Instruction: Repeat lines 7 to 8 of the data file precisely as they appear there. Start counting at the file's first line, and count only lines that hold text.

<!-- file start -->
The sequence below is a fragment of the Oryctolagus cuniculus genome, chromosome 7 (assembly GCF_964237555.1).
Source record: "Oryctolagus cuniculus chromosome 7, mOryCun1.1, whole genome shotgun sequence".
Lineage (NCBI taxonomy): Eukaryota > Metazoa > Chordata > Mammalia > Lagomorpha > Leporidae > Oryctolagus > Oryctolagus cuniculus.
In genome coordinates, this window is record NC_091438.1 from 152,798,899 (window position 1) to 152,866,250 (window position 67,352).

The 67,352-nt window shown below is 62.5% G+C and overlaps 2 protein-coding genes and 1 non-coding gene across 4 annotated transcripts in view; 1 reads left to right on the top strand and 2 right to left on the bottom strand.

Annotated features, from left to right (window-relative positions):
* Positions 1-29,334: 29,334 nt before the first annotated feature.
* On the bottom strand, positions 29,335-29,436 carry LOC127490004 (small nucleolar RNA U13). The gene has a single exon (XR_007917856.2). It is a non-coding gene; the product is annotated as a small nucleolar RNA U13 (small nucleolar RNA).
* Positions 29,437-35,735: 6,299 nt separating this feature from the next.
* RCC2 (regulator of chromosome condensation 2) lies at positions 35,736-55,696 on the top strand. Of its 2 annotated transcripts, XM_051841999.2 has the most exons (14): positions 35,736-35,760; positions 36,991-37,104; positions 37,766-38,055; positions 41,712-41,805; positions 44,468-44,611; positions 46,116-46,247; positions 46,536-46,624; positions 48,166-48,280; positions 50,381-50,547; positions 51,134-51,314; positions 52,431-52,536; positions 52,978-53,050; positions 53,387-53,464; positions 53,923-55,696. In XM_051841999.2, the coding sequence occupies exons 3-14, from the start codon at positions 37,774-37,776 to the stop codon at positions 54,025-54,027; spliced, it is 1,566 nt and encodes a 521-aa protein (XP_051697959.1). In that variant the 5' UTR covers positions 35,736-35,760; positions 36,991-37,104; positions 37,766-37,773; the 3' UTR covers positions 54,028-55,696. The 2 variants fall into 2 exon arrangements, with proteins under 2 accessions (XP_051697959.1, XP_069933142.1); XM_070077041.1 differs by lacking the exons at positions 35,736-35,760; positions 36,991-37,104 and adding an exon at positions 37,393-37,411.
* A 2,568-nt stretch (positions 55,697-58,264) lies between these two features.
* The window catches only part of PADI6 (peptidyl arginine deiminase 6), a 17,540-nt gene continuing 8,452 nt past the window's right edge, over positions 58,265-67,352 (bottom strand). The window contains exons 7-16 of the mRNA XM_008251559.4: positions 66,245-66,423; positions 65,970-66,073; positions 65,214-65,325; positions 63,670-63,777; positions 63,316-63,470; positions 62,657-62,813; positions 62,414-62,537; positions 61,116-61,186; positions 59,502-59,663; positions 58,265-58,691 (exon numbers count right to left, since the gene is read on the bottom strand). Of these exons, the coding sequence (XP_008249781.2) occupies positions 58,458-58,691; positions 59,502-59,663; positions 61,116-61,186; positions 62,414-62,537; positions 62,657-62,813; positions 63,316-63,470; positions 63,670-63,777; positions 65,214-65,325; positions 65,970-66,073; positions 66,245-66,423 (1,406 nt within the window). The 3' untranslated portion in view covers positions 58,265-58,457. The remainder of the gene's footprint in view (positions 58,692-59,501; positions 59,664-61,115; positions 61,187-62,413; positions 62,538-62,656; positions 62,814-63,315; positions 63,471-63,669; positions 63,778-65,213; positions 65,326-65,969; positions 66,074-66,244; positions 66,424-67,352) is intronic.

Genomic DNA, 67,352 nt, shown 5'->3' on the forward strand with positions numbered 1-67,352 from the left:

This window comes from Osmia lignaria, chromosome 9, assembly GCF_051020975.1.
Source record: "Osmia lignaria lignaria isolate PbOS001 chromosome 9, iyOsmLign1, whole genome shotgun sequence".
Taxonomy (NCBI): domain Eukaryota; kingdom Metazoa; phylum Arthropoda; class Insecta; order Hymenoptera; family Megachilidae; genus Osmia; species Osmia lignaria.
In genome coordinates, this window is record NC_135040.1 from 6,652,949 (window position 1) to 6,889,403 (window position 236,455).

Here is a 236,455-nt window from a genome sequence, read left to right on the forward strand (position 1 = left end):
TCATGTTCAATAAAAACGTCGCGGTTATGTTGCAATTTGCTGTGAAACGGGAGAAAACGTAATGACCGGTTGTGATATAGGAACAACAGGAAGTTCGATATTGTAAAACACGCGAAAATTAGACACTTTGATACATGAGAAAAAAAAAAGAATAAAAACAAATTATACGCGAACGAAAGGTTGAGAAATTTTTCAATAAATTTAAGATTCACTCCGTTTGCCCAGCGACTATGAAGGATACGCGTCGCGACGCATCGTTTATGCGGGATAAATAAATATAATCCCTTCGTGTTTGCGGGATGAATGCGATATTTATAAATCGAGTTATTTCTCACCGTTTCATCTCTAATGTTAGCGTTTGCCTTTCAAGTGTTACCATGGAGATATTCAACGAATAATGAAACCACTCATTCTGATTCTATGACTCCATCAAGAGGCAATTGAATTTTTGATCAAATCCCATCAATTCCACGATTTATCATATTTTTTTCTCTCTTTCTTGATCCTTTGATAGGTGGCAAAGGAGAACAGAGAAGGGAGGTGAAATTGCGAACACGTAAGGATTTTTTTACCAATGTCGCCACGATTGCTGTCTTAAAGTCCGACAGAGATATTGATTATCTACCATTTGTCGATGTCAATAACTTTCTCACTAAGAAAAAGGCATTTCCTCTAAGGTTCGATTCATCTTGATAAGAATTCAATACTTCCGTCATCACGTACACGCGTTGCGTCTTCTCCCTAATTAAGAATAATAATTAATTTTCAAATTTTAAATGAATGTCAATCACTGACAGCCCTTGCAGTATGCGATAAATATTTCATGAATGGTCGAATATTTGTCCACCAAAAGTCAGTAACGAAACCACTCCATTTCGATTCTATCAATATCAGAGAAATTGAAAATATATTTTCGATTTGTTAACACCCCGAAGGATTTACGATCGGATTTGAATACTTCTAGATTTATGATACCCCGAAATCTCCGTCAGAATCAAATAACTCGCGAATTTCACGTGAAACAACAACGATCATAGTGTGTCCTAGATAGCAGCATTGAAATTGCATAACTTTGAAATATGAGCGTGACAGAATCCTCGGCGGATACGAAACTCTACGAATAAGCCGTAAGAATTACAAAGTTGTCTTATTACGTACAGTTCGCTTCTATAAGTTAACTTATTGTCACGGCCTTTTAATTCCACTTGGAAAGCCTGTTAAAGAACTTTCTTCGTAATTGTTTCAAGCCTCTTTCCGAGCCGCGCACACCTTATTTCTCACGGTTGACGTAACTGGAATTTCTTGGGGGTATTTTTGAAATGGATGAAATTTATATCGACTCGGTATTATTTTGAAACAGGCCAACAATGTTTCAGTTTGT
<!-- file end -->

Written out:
* Positions 1-29,334: 29,334 nt before the first annotated feature.
* On the bottom strand, positions 29,335-29,436 carry LOC127490004 (small nucleolar RNA U13). The gene has a single exon (XR_007917856.2). It is a non-coding gene; the product is annotated as a small nucleolar RNA U13 (small nucleolar RNA).